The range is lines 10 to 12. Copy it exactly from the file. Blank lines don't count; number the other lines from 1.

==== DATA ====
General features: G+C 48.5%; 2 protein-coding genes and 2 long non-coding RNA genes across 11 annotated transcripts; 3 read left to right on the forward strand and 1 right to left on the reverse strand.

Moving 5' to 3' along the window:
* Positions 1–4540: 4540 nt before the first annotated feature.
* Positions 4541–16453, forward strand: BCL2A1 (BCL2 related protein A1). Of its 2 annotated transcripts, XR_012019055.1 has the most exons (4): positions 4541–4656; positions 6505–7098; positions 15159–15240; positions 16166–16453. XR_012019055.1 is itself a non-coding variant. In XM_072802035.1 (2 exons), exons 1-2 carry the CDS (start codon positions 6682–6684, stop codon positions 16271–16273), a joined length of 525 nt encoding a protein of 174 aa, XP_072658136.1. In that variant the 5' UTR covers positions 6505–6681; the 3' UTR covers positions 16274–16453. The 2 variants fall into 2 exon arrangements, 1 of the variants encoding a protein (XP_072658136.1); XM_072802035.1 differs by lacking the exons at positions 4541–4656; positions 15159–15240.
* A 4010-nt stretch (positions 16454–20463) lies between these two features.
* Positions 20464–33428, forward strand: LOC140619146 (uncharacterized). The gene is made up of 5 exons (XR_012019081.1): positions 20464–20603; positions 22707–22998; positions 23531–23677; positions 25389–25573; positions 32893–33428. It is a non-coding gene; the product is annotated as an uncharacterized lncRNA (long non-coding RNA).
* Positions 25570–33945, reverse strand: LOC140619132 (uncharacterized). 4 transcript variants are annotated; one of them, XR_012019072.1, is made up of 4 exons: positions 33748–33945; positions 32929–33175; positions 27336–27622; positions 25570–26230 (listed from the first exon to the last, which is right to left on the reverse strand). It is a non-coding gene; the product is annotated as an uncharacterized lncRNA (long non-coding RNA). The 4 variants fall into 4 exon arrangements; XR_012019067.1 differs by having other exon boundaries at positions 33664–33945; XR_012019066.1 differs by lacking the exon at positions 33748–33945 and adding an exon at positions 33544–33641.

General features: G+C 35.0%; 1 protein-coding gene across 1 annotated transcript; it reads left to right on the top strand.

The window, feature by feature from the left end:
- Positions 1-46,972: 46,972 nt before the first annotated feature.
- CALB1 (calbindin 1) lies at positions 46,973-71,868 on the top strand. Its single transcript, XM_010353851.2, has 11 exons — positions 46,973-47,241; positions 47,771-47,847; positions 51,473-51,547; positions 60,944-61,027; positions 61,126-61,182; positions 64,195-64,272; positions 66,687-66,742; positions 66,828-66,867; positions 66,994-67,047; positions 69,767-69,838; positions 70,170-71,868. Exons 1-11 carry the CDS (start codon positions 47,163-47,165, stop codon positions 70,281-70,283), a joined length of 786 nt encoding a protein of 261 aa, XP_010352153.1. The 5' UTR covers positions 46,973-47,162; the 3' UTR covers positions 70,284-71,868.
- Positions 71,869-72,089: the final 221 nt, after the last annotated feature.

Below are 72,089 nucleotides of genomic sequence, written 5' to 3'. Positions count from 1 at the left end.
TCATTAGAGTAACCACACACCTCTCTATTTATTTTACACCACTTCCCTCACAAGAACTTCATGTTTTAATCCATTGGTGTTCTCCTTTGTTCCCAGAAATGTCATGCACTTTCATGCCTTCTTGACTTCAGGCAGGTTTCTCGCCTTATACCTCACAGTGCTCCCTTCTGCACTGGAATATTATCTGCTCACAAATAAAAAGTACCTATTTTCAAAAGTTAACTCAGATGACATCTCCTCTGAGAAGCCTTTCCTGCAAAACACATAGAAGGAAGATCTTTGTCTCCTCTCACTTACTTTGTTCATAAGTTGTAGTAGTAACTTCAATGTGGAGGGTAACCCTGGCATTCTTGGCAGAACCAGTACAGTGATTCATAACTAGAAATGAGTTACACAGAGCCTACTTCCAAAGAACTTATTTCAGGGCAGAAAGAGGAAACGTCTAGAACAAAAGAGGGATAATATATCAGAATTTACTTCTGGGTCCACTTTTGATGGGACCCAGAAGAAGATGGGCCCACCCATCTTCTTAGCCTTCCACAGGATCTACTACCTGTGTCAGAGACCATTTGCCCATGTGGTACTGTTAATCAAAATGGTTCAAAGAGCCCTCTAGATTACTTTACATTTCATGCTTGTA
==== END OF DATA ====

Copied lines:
- Positions 1-46,972: 46,972 nt before the first annotated feature.
- CALB1 (calbindin 1) lies at positions 46,973-71,868 on the top strand. Its single transcript, XM_010353851.2, has 11 exons — positions 46,973-47,241; positions 47,771-47,847; positions 51,473-51,547; positions 60,944-61,027; positions 61,126-61,182; positions 64,195-64,272; positions 66,687-66,742; positions 66,828-66,867; positions 66,994-67,047; positions 69,767-69,838; positions 70,170-71,868. Exons 1-11 carry the CDS (start codon positions 47,163-47,165, stop codon positions 70,281-70,283), a joined length of 786 nt encoding a protein of 261 aa, XP_010352153.1. The 5' UTR covers positions 46,973-47,162; the 3' UTR covers positions 70,284-71,868.
- Positions 71,869-72,089: the final 221 nt, after the last annotated feature.